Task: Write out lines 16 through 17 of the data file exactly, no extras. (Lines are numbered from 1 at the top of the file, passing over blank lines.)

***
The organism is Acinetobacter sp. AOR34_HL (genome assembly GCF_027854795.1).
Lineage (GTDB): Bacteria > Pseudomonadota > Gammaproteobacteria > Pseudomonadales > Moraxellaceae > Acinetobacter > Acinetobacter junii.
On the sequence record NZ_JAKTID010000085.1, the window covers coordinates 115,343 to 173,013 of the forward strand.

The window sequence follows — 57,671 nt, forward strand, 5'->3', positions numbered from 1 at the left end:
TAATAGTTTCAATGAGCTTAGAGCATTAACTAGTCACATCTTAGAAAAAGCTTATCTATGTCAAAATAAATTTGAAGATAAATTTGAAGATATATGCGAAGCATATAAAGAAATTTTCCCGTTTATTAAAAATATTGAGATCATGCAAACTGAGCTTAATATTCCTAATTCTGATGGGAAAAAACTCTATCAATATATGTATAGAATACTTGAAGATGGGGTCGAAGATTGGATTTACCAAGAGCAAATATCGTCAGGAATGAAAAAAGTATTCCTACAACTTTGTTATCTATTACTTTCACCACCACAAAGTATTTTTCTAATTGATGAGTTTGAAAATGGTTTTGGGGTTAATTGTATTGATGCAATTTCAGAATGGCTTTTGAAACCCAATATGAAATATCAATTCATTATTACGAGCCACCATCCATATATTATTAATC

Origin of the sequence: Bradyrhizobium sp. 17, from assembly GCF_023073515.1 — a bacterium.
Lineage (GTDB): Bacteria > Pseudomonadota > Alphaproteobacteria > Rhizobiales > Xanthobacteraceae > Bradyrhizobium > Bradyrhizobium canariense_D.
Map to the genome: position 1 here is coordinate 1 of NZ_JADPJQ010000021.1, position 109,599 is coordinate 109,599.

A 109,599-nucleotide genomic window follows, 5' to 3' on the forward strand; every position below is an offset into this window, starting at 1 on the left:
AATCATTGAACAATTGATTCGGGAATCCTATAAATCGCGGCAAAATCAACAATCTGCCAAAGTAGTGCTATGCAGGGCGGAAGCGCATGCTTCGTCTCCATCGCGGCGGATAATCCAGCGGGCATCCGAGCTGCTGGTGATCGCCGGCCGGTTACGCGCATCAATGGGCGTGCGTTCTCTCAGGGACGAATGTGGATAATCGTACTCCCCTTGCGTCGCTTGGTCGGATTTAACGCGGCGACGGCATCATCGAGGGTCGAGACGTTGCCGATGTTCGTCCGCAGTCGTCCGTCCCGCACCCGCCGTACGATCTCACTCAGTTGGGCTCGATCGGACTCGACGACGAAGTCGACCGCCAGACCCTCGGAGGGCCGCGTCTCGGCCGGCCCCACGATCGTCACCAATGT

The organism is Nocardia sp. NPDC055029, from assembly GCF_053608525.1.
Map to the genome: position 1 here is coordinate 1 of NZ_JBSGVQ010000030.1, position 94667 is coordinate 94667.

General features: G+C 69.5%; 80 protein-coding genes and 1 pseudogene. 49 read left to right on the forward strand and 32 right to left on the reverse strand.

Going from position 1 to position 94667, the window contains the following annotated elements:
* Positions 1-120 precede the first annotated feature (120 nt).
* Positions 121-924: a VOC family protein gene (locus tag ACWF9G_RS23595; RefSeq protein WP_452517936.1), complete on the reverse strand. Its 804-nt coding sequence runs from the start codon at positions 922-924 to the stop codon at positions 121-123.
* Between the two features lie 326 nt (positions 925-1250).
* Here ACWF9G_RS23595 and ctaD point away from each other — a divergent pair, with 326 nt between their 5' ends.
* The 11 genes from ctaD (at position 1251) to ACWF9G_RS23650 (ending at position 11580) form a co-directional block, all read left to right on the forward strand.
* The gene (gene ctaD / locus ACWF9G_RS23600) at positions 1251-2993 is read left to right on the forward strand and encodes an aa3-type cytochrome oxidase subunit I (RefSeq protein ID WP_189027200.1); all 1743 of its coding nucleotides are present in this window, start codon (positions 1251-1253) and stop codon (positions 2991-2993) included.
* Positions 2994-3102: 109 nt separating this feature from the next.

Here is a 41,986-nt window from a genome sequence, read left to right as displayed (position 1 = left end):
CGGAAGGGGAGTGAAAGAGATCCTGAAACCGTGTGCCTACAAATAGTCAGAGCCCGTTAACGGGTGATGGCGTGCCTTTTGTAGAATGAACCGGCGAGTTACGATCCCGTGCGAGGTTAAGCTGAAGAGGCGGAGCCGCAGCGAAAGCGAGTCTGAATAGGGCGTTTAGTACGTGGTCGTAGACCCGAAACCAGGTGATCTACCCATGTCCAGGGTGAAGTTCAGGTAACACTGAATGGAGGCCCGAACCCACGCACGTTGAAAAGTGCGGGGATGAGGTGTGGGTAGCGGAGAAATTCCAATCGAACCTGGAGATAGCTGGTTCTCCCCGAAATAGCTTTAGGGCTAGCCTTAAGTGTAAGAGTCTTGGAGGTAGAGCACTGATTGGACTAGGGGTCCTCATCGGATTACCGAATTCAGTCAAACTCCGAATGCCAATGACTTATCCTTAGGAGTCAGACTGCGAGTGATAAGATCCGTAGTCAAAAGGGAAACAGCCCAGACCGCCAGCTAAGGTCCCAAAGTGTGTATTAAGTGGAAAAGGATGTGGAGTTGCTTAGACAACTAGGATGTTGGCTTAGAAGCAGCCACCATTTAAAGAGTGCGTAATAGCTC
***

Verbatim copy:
* Positions 121-924: a VOC family protein gene (locus tag ACWF9G_RS23595; RefSeq protein WP_452517936.1), complete on the reverse strand. Its 804-nt coding sequence runs from the start codon at positions 922-924 to the stop codon at positions 121-123.
* Between the two features lie 326 nt (positions 925-1250).